A large number of problems in numerical analysis require the multiplication of a sparse matrix by a vector. In spite of the large amount of fine-grained parallelism available in the process of sparse matrix-vector multiplication, it is difficult to design an algorithm for distributed memory SIMD computers that can efficiently multiply an arbitrary sparse matrix by a vector. The difficulty lies in the irregular nature of the data structures required to efficiently store arbitrary sparse matrices, and the architectural constraints of a SIMD computer. We propose a new algorithm that allows the "regularity" of a data structure that uses a row-major mapping to be varied by a changing a parameter (the "block size"). The (block row) algorithm assumes that the number of non-zero elements in each row is a multiple of the blocksize; (additional) zero entries are stored to satisfy this condition. The blocksize can be varied from one to N, where N is the size of the matrix; a blocksize of one results in a rcw-major distribution of the non-zero elements of the matrix (no oveahead of storing zcxo elements), while a blocksize of N results in a row-major distribution corresponding to that of a dense matrix. The algorithm was irnplemerlted on a 16,384 processor MasPar MP-1, and for the matrices associated with ithe applications considered here (S-Matrix Approach to Device Simulation, and tlhe Modeling of Diffractive and Scattering Objects), the algorithm was faster than ainy of the other algorithms considered (the "snake-like" method, the "segmented-scan" method, and a randomized packing algorithm). For matrices that have a wide variation in the number of non-zero elements in each row, a procedure for an "adaptive" block row allgorithrn is briefly mentioned. The block row algorithm is applicable to unstructured sllarse matrices which have relatively sparse columns (dense rows arc: not a problem), and it can be implemented on any distributed memory computer.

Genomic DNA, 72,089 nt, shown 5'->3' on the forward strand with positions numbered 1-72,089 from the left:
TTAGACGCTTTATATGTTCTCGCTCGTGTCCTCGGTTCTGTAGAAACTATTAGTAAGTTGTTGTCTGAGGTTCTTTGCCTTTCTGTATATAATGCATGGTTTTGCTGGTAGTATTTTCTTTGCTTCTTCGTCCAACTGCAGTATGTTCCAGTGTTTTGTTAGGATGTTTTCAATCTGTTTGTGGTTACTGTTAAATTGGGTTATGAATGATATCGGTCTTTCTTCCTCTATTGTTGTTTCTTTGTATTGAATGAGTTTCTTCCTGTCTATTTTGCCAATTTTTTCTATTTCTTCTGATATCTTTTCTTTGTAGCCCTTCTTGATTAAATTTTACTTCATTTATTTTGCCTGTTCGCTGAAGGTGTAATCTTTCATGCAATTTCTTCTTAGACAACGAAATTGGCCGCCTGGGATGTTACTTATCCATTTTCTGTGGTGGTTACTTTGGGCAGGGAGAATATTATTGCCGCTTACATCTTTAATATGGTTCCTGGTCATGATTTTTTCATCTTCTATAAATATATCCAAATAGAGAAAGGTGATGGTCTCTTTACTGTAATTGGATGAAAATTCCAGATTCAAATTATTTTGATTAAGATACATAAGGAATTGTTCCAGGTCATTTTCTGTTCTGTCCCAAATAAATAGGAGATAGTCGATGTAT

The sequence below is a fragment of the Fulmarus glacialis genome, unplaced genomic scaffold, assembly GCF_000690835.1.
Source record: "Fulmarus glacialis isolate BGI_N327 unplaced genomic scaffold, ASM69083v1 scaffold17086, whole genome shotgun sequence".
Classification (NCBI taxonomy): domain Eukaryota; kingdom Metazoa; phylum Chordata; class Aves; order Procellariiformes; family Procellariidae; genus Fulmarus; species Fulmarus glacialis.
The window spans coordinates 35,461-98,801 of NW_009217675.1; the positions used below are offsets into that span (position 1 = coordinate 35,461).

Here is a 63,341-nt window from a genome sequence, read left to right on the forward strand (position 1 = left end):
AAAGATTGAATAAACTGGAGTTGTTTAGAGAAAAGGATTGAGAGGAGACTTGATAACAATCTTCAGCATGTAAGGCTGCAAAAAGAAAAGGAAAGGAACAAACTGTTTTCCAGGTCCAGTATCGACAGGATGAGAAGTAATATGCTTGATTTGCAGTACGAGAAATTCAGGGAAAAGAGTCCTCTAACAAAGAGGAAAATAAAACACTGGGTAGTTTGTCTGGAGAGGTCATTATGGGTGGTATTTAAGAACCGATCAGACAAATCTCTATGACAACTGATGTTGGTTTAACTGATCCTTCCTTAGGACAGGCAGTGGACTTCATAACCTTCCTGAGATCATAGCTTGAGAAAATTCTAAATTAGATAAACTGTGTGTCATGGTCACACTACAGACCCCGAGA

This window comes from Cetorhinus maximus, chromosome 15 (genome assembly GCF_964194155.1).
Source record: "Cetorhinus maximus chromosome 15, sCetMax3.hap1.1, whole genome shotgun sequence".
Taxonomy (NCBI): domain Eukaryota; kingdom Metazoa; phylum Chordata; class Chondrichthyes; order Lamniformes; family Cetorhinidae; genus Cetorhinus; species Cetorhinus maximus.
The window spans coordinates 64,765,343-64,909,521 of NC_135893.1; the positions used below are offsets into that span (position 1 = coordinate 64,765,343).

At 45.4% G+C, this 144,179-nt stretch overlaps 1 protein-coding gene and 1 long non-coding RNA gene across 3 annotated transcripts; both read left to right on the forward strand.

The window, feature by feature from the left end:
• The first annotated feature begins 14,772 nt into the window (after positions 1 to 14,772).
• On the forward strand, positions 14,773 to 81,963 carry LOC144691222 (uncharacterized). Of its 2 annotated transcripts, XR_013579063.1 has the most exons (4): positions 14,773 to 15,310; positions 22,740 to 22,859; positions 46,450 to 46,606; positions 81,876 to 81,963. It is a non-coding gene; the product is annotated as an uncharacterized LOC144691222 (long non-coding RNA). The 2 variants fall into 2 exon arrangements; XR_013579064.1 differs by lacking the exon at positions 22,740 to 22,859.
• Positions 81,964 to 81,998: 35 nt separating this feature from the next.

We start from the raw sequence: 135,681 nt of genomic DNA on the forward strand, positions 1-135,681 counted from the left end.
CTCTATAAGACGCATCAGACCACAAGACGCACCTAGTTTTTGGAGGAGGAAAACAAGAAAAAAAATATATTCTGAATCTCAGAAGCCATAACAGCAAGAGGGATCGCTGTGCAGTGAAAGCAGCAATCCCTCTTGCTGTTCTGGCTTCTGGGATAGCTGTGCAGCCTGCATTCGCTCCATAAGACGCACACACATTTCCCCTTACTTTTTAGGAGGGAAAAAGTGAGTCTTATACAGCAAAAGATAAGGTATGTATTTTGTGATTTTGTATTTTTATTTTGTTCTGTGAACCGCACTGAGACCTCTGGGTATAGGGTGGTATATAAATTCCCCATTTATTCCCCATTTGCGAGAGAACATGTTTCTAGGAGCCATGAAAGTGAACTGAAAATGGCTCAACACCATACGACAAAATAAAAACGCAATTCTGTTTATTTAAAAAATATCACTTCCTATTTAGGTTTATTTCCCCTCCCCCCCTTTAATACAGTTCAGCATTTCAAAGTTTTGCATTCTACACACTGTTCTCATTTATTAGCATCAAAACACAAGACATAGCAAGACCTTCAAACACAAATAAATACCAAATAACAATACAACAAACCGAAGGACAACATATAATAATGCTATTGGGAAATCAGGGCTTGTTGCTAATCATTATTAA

Date of this Version

October 1994